This is our 73rd edition of The SCAN – Selected Curation of Articles on Net-Governance. Feel free to share your suggestions with us at SCAN@thegovlab.org.
Shruti Sannon also contributed to this post.
- The Burundi government blocked messaging services WhatsApp and Viber in response to anti-government presentations;
- The Constitutional Court of the Slovak Republic ruled that mass surveillance of its citizens is unconstitutional;
- An updated law tackling online piracy came into effect on May 1st in Russia, giving authorities the power to tell Internet companies to take down sites accused of harboring pirated content without a court order.
Blair, David. Estonia recruits volunteer army of ‘cyber warriors’. The Telegraph. April 26, 2015.
- In Estonia, a volunteer group of computer experts called the Estonian Defence League (also referred to as the “ponytail army”) “stand ready to defend the nation against cyber attack.” Estonia is one of the most technologically advanced countries, meaning that it is particularly vulnerable to cyber attacks. A 2007 attack affected banks, government ministries and the national parliament. The article highlights the experience of a particular volunteer who had to fend off “D-DOS” events.
Brandom, Russell. Facebook’s login system is being hijacked by China’s Great Firewall. The Verge. April 28, 2015.
- This past Sunday, China’s Great Firewall began “intercepting the Facebook login applet” and “replacing it with a new single-line redirection code from two third-party sites.” Facebook users in China were then redirected to two sites, wpkg.org or ptraveler.com. This is the second attack of this nature from the Chinese government, as last month a “similar redirection was used to perform a denial-of-service attack on GitHub, apparently in retaliation for dissident content posted through the service.
Brodkin, Jon. Comcast brings fiber to city that it sued 7 years ago to stop fiber rollout. Arstechnica. April 30, 2015.
- Comcast is bringing fiber connectivity to Chattanooga, Tennessee after suing the Chattanooga Electric Power Board in 2013 “to prevent it from building a fiber network to serve residents who were getting slow speeds from the incumbent cable provider.” Comcast lost the suit against the city’s Electric Power Board, which has built the fiber network and offers connectivity services. Brodkin points out that “Comcast had little interest in upgrading its Chattanooga network when it faced no real competition.”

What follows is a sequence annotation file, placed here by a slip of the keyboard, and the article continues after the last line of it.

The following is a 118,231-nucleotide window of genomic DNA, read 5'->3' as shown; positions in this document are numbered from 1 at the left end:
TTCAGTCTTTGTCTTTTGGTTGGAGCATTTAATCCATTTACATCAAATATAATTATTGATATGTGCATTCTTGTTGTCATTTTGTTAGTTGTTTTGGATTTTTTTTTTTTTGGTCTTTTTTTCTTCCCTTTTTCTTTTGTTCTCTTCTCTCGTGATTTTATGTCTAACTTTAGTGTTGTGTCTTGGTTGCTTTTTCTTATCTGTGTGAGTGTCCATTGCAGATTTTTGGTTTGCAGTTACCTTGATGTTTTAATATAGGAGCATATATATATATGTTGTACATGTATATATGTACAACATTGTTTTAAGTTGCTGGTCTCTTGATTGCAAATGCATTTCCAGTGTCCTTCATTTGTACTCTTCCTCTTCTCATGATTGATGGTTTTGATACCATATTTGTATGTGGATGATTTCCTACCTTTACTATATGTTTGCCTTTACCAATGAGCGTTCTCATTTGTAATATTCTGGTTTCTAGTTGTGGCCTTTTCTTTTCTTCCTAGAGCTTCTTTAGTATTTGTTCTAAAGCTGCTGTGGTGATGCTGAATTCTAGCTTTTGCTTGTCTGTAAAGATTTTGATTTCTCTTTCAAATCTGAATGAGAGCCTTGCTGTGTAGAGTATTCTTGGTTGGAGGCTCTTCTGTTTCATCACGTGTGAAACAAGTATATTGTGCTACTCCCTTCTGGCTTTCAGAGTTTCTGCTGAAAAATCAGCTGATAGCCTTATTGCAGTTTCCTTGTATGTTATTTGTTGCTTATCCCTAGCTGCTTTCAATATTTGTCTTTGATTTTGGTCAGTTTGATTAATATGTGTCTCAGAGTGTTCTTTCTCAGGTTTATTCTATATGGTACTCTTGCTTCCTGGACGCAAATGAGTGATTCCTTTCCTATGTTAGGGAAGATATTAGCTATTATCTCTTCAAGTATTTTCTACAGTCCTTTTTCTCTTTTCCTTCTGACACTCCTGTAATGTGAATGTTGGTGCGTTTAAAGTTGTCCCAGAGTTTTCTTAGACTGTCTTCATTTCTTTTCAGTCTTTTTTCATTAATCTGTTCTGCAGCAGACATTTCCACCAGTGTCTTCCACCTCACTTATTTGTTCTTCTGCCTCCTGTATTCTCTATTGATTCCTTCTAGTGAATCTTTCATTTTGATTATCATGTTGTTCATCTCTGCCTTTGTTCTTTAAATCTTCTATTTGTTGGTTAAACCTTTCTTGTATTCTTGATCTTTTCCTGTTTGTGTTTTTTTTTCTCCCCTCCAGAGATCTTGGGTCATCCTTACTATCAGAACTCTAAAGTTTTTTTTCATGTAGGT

Copps, Michael. Yes, the Comcast-Time Warner deal collapsed, but Big Cable still has plenty of friends in Washington. The Washington Post. April 28, 2015.
- In this article, former commissioner of the US Federal Communications Commission (FCC) discusses the collapse of the Comcast-Time Warner deal as “a huge victory for consumers” as the merger would have been “anti-competitive, anti-consumer and anti-democracy.” However, he states that “many in Congress seem disconnected from their constituents” and thus “too many industry-pliant members threaten to overturn any good decision by the FCC.” According to Copps, “The Open Internet is not a red-state/blue-state divide or a Republican vs. Democrat issue” and industry forces remain a large cause for concern.
Corwin, Philip S. Senate Judiciary Leaders Ask New IP Czar to Facilitate ICANN-Focused Conversations. CircleID. April 28, 2015.
- Last week, Daniel Marti was sworn into his new post as the new “United States Intellectual Property Enforcement Coordinator, Office of Management and Budget”. As the new White House “IP Czar”, he received a letter from the Chairman and Ranking Member of the U.S. Senate Judiciary Committee containing their priorities for his term in office, including “engaging with ICANN to promote greater protection for intellectual property.” The letter “noted continuing dissatisfaction within the IP sector regarding ICANN’s contractual compliance efforts vis-a-vis registries and registrars.” As the “White House IP Czar tends to work closely with and be sensitive to the concerns of the Judiciary Committees”, the author states that ICANN “can anticipate being contacted by Mr. Marti’s office to discuss development of best practices.”
Graham, Mark. The hidden biases of Geodata. The Guardian. April 28, 2015.
- In this article, Mark Graham, Senior Research Fellow and Associate Professor at the Oxford Internet Institute, discusses the nature of geodata. According to Graham, this geographical information can be obtained in “relatively automated ways” such as using GPS signals or locations of known Wi-Fi hotspots, but collecting geodata can also be “much more messy” such as user-entered open-ended data. In a recent study on one of the world’s most used gazetteers (place name dictionaries), he found significant biases: place names were densely clustered in certain parts of the world and lacking in many other areas. As an example of this disparity, “there is more content recorded about the US than all of Asia combined.” He states that “we need to question the very ground-truths that we’re using to create and understand geographic data and services: because geographic data has its own uneven geographies.”